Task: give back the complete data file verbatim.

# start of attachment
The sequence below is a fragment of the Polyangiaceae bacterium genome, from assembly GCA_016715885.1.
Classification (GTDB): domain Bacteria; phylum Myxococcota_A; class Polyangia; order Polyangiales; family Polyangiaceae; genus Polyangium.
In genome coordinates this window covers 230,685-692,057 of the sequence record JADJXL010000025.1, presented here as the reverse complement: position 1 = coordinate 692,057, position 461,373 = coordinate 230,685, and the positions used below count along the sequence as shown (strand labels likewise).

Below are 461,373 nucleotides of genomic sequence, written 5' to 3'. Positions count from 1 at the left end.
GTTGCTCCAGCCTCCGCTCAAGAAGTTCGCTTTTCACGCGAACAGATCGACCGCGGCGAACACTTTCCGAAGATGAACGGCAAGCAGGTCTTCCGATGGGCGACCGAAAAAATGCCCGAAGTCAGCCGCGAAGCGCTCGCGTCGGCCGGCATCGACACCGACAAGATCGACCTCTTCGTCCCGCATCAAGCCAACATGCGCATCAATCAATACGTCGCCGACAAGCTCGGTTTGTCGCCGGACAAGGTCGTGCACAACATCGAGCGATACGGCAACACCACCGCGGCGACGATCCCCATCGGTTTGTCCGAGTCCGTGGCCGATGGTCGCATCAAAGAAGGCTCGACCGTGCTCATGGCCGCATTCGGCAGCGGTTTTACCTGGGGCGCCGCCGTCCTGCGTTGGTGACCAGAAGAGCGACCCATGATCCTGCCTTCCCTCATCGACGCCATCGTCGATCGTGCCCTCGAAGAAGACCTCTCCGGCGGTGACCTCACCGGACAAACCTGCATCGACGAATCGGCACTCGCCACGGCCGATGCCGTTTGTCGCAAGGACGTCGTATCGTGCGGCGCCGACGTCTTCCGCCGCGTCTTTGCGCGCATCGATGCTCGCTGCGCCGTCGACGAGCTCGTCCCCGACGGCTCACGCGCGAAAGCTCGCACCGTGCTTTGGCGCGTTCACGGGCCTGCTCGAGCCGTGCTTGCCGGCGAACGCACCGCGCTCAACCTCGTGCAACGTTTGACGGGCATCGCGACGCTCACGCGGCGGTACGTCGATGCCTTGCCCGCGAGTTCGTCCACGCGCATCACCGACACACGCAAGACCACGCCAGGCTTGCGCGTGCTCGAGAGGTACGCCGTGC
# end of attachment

The sequence below is a fragment of the Polyangiaceae bacterium genome, from assembly GCA_016715885.1.
Classification (GTDB): domain Bacteria; phylum Myxococcota_A; class Polyangia; order Polyangiales; family Polyangiaceae; genus Polyangium.
In genome coordinates this window covers 230,685-692,057 of the sequence record JADJXL010000025.1, presented here as the reverse complement: position 1 = coordinate 692,057, position 461,373 = coordinate 230,685, and the positions used below count along the sequence as shown (strand labels likewise).

Below are 461,373 nucleotides of genomic sequence, written 5' to 3'. Positions count from 1 at the left end.
GTTGCTCCAGCCTCCGCTCAAGAAGTTCGCTTTTCACGCGAACAGATCGACCGCGGCGAACACTTTCCGAAGATGAACGGCAAGCAGGTCTTCCGATGGGCGACCGAAAAAATGCCCGAAGTCAGCCGCGAAGCGCTCGCGTCGGCCGGCATCGACACCGACAAGATCGACCTCTTCGTCCCGCATCAAGCCAACATGCGCATCAATCAATACGTCGCCGACAAGCTCGGTTTGTCGCCGGACAAGGTCGTGCACAACATCGAGCGATACGGCAACACCACCGCGGCGACGATCCCCATCGGTTTGTCCGAGTCCGTGGCCGATGGTCGCATCAAAGAAGGCTCGACCGTGCTCATGGCCGCATTCGGCAGCGGTTTTACCTGGGGCGCCGCCGTCCTGCGTTGGTGACCAGAAGAGCGACCCATGATCCTGCCTTCCCTCATCGACGCCATCGTCGATCGTGCCCTCGAAGAAGACCTCTCCGGCGGTGACCTCACCGGACAAACCTGCATCGACGAATCGGCACTCGCCACGGCCGATGCCGTTTGTCGCAAGGACGTCGTATCGTGCGGCGCCGACGTCTTCCGCCGCGTCTTTGCGCGCATCGATGCTCGCTGCGCCGTCGACGAGCTCGTCCCCGACGGCTCACGCGCGAAAGCTCGCACCGTGCTTTGGCGCGTTCACGGGCCTGCTCGAGCCGTGCTTGCCGGCGAACGCACCGCGCTCAACCTCGTGCAACGTTTGACGGGCATCGCGACGCTCACGCGGCGGTACGTCGATGCCTTGCCCGCGAGTTCGTCCACGCGCATCACCGACACACGCAAGACCACGCCAGGCTTGCGCGTGCTCGAGAGGTACGCCGTGC